Whew! As my fellow On the House blogger, the incomparable Ms. Donna Hood Crecca, suggests in her post, Tales of the Cocktail can be an overwhelming experience. Part Cocktail University, part schmooze fest and a big part party – hey, it’s New Orleans, baby! – Tales is truly an experience like no other. The amount of drinks knowledge and expertise alone, gathered in a single place, is nothing less than awe-inspiring.
I have recorded in my earlier Tales posts some of the good and not-so-good points of the event, but let me stress here that the good (and very good and excellent) parts outnumbered the occasional hiccups by a very, very wide margin. Simply, if you consider bar service, drinks knowledge and understanding, and your cocktail program to be important, you should already be making plans to attend next year’s edition.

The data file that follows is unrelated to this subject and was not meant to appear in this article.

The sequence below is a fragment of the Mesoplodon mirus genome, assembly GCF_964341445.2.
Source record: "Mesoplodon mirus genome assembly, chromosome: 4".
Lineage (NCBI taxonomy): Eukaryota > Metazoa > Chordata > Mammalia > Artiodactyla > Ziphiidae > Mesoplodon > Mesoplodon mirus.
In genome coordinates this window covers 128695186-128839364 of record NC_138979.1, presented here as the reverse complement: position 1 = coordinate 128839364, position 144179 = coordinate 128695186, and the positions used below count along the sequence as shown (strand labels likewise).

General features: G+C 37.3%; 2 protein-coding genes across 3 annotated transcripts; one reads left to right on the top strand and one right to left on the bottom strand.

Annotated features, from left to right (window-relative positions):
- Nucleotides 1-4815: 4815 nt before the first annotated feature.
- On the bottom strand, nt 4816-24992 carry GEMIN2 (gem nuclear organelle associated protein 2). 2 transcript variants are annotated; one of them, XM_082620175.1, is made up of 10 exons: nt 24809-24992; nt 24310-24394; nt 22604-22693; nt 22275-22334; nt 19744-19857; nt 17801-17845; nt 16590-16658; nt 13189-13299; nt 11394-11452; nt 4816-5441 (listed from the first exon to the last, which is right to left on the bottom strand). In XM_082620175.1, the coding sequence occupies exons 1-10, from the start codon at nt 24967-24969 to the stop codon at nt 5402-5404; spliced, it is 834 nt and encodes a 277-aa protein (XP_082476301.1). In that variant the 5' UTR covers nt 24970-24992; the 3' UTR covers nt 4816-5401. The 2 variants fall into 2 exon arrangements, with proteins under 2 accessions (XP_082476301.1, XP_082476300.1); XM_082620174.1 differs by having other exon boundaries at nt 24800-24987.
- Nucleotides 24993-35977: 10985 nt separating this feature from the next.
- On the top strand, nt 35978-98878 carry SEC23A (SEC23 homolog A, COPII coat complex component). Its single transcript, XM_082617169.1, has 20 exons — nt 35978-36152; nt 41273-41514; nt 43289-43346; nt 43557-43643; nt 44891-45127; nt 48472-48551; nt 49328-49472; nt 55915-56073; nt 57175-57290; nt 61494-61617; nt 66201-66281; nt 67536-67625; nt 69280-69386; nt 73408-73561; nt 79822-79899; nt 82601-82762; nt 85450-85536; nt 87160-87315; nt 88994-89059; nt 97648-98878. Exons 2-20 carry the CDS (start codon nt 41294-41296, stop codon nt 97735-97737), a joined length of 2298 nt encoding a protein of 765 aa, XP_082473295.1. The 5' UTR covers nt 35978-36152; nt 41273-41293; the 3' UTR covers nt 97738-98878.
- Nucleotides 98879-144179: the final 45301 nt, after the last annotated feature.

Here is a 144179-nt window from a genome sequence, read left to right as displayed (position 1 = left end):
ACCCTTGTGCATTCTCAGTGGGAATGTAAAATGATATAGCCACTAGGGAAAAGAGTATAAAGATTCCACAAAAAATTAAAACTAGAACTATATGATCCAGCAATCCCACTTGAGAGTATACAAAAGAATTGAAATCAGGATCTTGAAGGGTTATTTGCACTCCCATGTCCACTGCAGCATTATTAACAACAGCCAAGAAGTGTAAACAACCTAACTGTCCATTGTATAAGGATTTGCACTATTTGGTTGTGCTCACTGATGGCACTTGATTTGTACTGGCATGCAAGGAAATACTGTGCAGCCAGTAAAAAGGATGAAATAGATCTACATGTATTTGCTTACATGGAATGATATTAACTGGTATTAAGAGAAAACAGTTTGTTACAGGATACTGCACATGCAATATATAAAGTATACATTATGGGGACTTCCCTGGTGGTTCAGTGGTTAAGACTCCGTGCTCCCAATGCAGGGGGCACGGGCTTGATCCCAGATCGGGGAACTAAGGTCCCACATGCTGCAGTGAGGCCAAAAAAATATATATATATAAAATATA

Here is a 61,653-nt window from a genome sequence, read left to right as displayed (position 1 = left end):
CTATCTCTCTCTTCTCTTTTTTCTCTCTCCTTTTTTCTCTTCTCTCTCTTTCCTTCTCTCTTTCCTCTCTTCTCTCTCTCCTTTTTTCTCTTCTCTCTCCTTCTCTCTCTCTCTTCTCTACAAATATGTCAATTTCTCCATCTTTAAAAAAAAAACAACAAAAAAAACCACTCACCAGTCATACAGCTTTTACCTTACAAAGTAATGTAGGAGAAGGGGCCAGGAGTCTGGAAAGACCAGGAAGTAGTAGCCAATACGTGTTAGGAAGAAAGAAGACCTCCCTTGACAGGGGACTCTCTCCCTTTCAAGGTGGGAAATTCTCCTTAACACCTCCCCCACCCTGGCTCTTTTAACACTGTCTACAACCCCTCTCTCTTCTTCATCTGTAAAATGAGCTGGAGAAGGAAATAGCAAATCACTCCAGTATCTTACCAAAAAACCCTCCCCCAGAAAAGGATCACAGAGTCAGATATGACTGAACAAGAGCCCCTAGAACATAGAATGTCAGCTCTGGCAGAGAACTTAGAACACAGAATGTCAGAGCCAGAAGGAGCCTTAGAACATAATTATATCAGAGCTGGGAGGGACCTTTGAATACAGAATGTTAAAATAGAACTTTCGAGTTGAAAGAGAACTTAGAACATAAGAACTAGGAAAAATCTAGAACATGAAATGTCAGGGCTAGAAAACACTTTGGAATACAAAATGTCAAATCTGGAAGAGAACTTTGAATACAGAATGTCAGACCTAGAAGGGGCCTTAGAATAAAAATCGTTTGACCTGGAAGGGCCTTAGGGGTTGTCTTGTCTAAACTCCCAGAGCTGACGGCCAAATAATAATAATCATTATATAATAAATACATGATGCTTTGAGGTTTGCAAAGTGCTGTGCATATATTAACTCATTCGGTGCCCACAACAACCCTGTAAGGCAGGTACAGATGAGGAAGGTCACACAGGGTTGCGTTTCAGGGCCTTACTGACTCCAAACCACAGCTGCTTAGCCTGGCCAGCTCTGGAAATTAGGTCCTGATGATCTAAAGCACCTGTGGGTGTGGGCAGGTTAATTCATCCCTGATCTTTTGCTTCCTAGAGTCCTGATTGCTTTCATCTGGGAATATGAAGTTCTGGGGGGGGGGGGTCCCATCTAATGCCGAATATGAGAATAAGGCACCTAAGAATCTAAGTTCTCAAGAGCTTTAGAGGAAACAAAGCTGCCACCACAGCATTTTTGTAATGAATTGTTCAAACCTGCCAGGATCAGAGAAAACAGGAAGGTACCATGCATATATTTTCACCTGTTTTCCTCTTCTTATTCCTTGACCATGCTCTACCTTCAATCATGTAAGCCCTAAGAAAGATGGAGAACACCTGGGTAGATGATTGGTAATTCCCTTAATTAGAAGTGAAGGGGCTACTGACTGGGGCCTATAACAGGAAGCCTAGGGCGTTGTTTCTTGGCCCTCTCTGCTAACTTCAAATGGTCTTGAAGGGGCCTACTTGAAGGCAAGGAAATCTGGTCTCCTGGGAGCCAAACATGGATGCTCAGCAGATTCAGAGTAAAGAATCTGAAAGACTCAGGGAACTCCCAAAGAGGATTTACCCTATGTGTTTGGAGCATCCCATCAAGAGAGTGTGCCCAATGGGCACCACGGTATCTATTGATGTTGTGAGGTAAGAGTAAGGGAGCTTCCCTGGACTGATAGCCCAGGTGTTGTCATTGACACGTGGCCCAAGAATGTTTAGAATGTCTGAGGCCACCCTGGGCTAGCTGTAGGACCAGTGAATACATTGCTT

I attended many of the Friday and Saturday sessions that Donna did, so I won’t bother reiterating much of what she has already written here, save for adding my comments on the glassware seminar hosted by George Riedel. I entered the session as skeptic, as no doubt have many attending Riedel’s wine glass tutorials, but I left a believer. The Riedel tequila, cognac and single malt whisky glasses work almost perfectly for their allotted spirits, and proved to me the power of glass shape in drinks service. Riedel is a strong and persuasive speaker, but it was what I nosed and tasted that convinced me of the worth of the company’s spirits glass line.
(It also, incidentally, made me more determined than ever in my crusade against the ubiquitous frosted shaker glass for beer. If ever there was a taste killer, that glass is it!)
In summation, I have to echo the sentiment expressed by many who have been with Tales for longer than have I, which is that this is an event with significant momentum. In a way, although it was the fifth edition of the conference, it seemed a bit like it was the first, or at least its first in a new and more ambitious guise. As Donna wrote, the cocktails movement is not hype, it’s very real, and Tales promises to be a catalyst of its growth for many years to come.